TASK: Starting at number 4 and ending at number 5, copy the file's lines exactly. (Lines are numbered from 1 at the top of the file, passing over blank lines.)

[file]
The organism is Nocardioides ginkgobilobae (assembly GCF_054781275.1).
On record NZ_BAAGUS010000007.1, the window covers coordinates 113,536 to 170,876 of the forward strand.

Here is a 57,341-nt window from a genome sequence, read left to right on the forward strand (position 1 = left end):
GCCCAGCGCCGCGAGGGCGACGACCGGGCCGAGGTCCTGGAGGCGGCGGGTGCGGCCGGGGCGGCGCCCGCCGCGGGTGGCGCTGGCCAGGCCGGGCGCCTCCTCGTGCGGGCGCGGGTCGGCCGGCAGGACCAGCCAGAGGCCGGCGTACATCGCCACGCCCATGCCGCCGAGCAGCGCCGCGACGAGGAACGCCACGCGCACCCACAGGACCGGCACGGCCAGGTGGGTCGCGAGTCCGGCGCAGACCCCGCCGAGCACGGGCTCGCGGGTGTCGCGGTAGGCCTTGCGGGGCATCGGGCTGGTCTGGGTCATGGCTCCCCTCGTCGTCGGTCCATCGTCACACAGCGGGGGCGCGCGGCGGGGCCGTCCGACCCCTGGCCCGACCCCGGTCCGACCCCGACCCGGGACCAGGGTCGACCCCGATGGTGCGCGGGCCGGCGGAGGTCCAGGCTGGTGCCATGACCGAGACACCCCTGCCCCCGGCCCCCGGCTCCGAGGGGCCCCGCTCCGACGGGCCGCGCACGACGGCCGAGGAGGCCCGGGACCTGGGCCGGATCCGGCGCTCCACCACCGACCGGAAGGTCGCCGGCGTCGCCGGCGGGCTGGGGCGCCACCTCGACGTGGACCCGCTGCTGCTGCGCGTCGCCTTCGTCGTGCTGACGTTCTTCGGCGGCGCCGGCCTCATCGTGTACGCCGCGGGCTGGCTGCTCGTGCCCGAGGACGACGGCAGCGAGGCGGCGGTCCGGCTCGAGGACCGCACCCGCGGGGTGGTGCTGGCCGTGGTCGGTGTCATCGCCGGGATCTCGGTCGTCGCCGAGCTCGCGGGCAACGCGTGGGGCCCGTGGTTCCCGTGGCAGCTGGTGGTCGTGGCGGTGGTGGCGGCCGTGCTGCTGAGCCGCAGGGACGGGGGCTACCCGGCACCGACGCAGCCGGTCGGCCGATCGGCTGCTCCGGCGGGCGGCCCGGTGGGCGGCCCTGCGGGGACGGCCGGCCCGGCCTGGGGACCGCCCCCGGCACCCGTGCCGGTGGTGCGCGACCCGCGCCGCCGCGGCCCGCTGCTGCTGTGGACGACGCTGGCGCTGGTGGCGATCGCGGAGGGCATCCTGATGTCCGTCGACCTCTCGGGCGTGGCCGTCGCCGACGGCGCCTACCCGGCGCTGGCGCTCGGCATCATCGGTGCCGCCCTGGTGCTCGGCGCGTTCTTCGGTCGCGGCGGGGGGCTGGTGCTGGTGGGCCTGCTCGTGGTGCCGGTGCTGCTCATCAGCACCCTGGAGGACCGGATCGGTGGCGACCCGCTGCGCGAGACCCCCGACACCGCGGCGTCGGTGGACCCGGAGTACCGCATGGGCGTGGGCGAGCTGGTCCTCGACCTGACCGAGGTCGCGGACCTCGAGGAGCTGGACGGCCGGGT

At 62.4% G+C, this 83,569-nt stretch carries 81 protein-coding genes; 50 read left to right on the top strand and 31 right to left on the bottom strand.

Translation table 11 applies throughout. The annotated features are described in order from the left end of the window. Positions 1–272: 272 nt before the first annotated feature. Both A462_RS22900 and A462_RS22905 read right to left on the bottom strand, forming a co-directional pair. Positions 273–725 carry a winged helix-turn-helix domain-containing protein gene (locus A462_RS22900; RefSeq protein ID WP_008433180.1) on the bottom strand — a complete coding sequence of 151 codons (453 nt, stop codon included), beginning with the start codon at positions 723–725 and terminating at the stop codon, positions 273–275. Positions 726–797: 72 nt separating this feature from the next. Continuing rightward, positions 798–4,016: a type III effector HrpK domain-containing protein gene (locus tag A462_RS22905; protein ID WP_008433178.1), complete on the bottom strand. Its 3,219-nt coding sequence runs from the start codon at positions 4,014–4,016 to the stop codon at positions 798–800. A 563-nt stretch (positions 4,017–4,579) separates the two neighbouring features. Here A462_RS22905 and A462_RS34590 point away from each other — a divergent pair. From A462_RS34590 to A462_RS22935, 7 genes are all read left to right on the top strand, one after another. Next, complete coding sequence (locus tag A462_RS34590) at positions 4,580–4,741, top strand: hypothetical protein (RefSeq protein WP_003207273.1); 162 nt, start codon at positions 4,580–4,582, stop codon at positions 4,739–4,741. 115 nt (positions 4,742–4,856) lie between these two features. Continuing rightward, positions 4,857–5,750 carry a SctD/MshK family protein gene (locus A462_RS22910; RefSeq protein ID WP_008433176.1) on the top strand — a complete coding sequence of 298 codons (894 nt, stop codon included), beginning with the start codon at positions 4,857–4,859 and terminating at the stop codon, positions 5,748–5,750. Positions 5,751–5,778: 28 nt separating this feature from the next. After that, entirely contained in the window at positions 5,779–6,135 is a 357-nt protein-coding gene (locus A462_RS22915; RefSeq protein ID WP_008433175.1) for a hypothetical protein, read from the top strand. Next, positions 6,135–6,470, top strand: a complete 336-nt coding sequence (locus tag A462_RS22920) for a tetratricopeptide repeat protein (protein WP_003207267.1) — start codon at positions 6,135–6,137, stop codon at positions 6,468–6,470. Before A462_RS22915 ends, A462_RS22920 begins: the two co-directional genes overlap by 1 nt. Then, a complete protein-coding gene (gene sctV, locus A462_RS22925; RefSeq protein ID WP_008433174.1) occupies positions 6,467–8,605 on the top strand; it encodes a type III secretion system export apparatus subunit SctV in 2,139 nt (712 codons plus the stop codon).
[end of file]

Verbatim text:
GCCCAGCGCCGCGAGGGCGACGACCGGGCCGAGGTCCTGGAGGCGGCGGGTGCGGCCGGGGCGGCGCCCGCCGCGGGTGGCGCTGGCCAGGCCGGGCGCCTCCTCGTGCGGGCGCGGGTCGGCCGGCAGGACCAGCCAGAGGCCGGCGTACATCGCCACGCCCATGCCGCCGAGCAGCGCCGCGACGAGGAACGCCACGCGCACCCACAGGACCGGCACGGCCAGGTGGGTCGCGAGTCCGGCGCAGACCCCGCCGAGCACGGGCTCGCGGGTGTCGCGGTAGGCCTTGCGGGGCATCGGGCTGGTCTGGGTCATGGCTCCCCTCGTCGTCGGTCCATCGTCACACAGCGGGGGCGCGCGGCGGGGCCGTCCGACCCCTGGCCCGACCCCGGTCCGACCCCGACCCGGGACCAGGGTCGACCCCGATGGTGCGCGGGCCGGCGGAGGTCCAGGCTGGTGCCATGACCGAGACACCCCTGCCCCCGGCCCCCGGCTCCGAGGGGCCCCGCTCCGACGGGCCGCGCACGACGGCCGAGGAGGCCCGGGACCTGGGCCGGATCCGGCGCTCCACCACCGACCGGAAGGTCGCCGGCGTCGCCGGCGGGCTGGGGCGCCACCTCGACGTGGACCCGCTGCTGCTGCGCGTCGCCTTCGTCGTGCTGACGTTCTTCGGCGGCGCCGGCCTCATCGTGTACGCCGCGGGCTGGCTGCTCGTGCCCGAGGACGACGGCAGCGAGGCGGCGGTCCGGCTCGAGGACCGCACCCGCGGGGTGGTGCTGGCCGTGGTCGGTGTCATCGCCGGGATCTCGGTCGTCGCCGAGCTCGCGGGCAACGCGTGGGGCCCGTGGTTCCCGTGGCAGCTGGTGGTCGTGGCGGTGGTGGCGGCCGTGCTGCTGAGCCGCAGGGACGGGGGCTACCCGGCACCGACGCAGCCGGTCGGCCGATCGGCTGCTCCGGCGGGCGGCCCGGTGGGCGGCCCTGCGGGGACGGCCGGCCCGGCCTGGGGACCGCCCCCGGCACCCGTGCCGGTGGTGCGCGACCCGCGCCGCCGCGGCCCGCTGCTGCTGTGGACGACGCTGGCGCTGGTGGCGATCGCGGAGGGCATCCTGATGTCCGTCGACCTCTCGGGCGTGGCCGTCGCCGACGGCGCCTACCCGGCGCTGGCGCTCGGCATCATCGGTGCCGCCCTGGTGCTCGGCGCGTTCTTCGGTCGCGGCGGGGGGCTGGTGCTGGTGGGCCTGCTCGTGGTGCCGGTGCTGCTCATCAGCACCCTGGAGGACCGGATCGGTGGCGACCCGCTGCGCGAGACCCCCGACACCGCGGCGTCGGTGGACCCGGAGTACCGCATGGGCGTGGGCGAGCTGGTCCTCGACCTGACCGAGGTCGCGGACCTCGAGGAGCTGGACGGCCGGGT

At 62.4% G+C, this 83,569-nt stretch carries 81 protein-coding genes; 50 read left to right on the top strand and 31 right to left on the bottom strand.